Sept. 2, 2019

The Omega Affair: Discontinuing the Geography Department at Michigan

My colleague, Matthew Rosenblum, and I recently polished off a paper that tells the story of the Department of Geography’s discontinuance at the University of Michigan (R.I.P., 1915-1982). It’s titled “The Omega Affair: Disciplinary Vulnerability and the Discontinuance of the University of Michigan Department of Geography.” This paper builds on the work of Smith (1987) and Lahiri-Dutt (2019). Along the way, we make an argument indebted to e.g., Mattern (2018) and Jackson (2014) about the historiographic usefulness of breakdown episodes. The paper has been submitted to the Annals of the American Association of Geographers, but we share it here as a prelude.

Banner image is a photograph of geography profs. George Kish (left) and John Nystuen (right) taken by Paul Engstrom that was printed alongside Andrew Chapman’s (1981) coverage of the closure in the Michigan Daily.


Chapman, Andrew. 1981. “Regents Ax Geography: Vote Marks End of Long, Rocky, Review.” The Michigan Daily.
Jackson, Steven J. 2014. “Rethinking Repair.” In Media Technologies, edited by Tarleton Gillespie, Pablo J. Boczkowski, and Kirsten A. Foot, 221–40. Cambridge, MA: The MIT Press.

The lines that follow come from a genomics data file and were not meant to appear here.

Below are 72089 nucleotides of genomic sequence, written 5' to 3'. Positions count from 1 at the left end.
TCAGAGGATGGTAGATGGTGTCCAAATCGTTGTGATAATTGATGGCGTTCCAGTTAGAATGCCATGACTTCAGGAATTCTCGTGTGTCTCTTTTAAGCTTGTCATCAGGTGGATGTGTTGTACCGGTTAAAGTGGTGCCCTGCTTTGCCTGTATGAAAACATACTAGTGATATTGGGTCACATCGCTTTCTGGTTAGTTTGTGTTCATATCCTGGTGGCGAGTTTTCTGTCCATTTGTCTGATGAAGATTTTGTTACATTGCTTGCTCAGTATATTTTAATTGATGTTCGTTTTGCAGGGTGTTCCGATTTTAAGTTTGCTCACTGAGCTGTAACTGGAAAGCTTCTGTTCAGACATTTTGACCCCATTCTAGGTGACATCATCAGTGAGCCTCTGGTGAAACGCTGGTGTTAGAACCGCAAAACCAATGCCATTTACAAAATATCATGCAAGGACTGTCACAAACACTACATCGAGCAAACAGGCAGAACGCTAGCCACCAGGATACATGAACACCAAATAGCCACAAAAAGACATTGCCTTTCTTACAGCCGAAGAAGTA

Lahiri‐Dutt, Kuntala. 2019. Academic War over Geography? Death of Human Geography at the Australian National University.” Antipode 51 (3): 858–77.
Mattern, Shannon. 2018. “Maintenance and Care.” Places Journal.
Smith, Neil. 1987. Academic War Over the Field of Geography: The Elimination of Geography at Harvard, 1947–1951.” Annals of the Association of American Geographers 77 (2): 155–72.

  • Eric Robsky Huntley
  • They/them/theirs.*

  • Eric Robsky Huntley is a Lecturer in Urban Science and Planning in the Department of Urban Studies and Planning at MIT and a Visiting Lecturer in Landscape Architecture at the Harvard Graduate School of Design.

    Huntley is a GIScientist, geographer, and designer who builds mapping tools in collaboration with and …